2. Foxconn moves to quell protests at the iPhone factory Foxconn, Apple’s manufacturing partner Payments of 10,000 RMB ($1,400) For newly hired employees who chose to leave the iPhone factory and pledged to honor wage agreements, in an effort to quell unrest after workers clashed with police.

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3. Twitter disbands Brussels office Twitter has dissolving its entire Brussels officewhich raised concerns among EU officials about whether the social media platform would abide by the bloc’s strict new rules on online content monitoring.

4. Disney awarded Iger a $10 million consulting deal to advise the CEO Bob Iger on a $10 million deal to advise his successor Bob Chapek even though the two executives were hardly on speaking terms. Iger returned to Disney this week as CEO after ousting his heir-chosen entanglement in an internal revolution.

5. Anwar Ibrahim is sworn in as Prime Minister of Malaysia Anwar was a protégé of former Prime Minister Mahathir Mohamad. The reformist leader was sworn in on Thursday night after five days of uncertainty following Saturday’s general election. He takes over the country Torn apart by political divisions and struggling with a fragile economy reeling from the pandemic.

note join Top Financial Times journalists in conversation with leaders in business and government, including Sequoia’s managing director for India and Southeast Asia, a former economic advisor to the Government of India, vice dean of the Shanghai Institute for Advanced Finance, and many more in The Global Boardroom on 7-9 Dec. Register for free to get your digital card today.

next day

Sentencing Bishop Zain Sentencing is scheduled for the 90-year-old former Bishop of Hong Kong, Cardinal Zen, and five others accused of failing to register a now-defunct fund set up to help people arrested at mass anti-government protests in 2019. All have pleaded not guilty. If convicted, they face a fine of up to HK$10,000, with no jail time.

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Black Friday One of the biggest days begins for the retail docket, as analysts closely monitor any signs of consumers cutting spending. In the wake of Black Friday, major retailers such as Argos and Woolworths have taken off The advertising industry has transformed.

world Cup Iran will face Wales in the first match today. Qatar plays Senegal next, followed by the Netherlands, Ecuador, England and the United States.

World Cup circuit
Day five of the World Cup kicks off tomorrow © AFP via Getty Images

What else do we read

The cost of Chinese chips Check out the new Big Read program at a cost America ban on Chinese semiconductors. New US technology rules will hurt chipmakers in China but also add to inflationary pressures on many products.

In the court of King Trump Jemima Kelly visits Mar-a-Lago And it mingles with the former US president’s “hooters” and superfans at his home base, part social club, and part political nerve center for a man whose obsession with winning threatens to split the Republican base.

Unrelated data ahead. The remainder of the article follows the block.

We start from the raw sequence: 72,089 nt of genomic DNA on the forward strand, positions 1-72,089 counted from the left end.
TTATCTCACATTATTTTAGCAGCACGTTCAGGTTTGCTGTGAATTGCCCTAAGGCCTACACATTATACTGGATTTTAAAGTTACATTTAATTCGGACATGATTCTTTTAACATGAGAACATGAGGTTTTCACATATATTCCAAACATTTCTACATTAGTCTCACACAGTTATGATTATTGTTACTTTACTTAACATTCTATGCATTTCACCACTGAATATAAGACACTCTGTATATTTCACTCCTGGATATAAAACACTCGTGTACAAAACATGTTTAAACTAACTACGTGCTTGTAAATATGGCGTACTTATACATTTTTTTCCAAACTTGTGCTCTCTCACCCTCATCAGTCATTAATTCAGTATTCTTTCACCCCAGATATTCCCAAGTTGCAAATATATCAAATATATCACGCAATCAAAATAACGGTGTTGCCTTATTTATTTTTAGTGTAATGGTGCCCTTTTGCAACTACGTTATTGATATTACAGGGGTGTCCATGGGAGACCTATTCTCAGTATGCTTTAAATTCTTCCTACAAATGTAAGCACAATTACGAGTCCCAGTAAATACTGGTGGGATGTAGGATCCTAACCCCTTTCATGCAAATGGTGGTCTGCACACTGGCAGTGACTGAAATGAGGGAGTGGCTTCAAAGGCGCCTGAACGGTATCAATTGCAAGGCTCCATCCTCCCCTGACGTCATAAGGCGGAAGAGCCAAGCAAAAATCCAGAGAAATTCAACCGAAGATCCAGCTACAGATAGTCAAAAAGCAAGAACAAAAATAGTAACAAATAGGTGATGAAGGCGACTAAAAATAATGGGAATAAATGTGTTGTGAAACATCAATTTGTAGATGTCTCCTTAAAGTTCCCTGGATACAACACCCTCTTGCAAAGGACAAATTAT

The United Kingdom limits the use of Chinese-made surveillance systems on government websites When announcing the ban, Cabinet Office Minister Oliver Dowden said it would cover Visual monitoring equipment Produced by companies subject to the National Intelligence Law of the People’s Republic of China.

How magical thinking enabled the ups and downs of FTX Since the cryptocurrency exchange imploded this month, it has become clear that the concentration of power, coupled with a lack of oversight, has caused huge losses for customers because the money has been funneled without any accountability. Gillian Tate reflects The deep contradictions of the sector. If you miss an FTX bankruptcy hearing, We’ve got you covered.

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How China’s close contacts are ramping up pressure on Beijing’s Covid-free policy More than 1.3 million people in China were under medical observation this week as close contacts of Covid-19 cases, the highest level since the outbreak began in Wuhan. The number of nearby contacts is a measure of whether The authorities are still able to control the virus. If it gets out of control further, the government can impose stricter lockdowns.

The 1.3 million Chinese close contacts are piling pressure on the country’s zero-tolerance policy © Getty Images

drink food

I have nothing against staples like sour cream, chives, tzatziki or guacamole. But when you want something with gastronomic clout, What are your choices of dips after the hummus? American chef Lucas Folgers Snacks for dinner An entire chapter is devoted to dives that feel adventurous and luxurious while being relatively simple.

Recipes of snacks for dinner, including (clockwise from bottom left) Dill & White Bean Spread, Focaccia, and Cottage Cheese Grebec
Recipes from Snacks for Dinner, including (clockwise from bottom left) dill and white bean spread, focaccia and cottage cheese gribiche © Cara Howe

Thank you for reading and remembering that you can Add FirstFT to myFT. You can also choose to receive a FirstFT push notification every morning on the app. Send your recommendations and feedback to firstft@ft.com

Climate chart: an explanation – Learn about the most important weather data for the week. Participation over here

Long story short – The biggest and best-read stories in one smart email. Participation over here


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PMI, PMI baby by Reuters

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© Reuters. FILE PHOTO: Pedestrians in silhouette walk past an electric stock price board outside a brokerage firm in Tokyo, Japan October 18, 2022 REUTERS/Isei Kato/File Photo

Written by Jimmy MacGyver

(Reuters) – A look at the day ahead in Asian markets from Jamie MacGyver.

Asian markets are looking to end the week on a positive note on Friday, with regional stocks heading for a fourth straight weekly rise.

However, the relative calm may not last if recession risks and concerns accelerate. There are good reasons to think this is in the cards.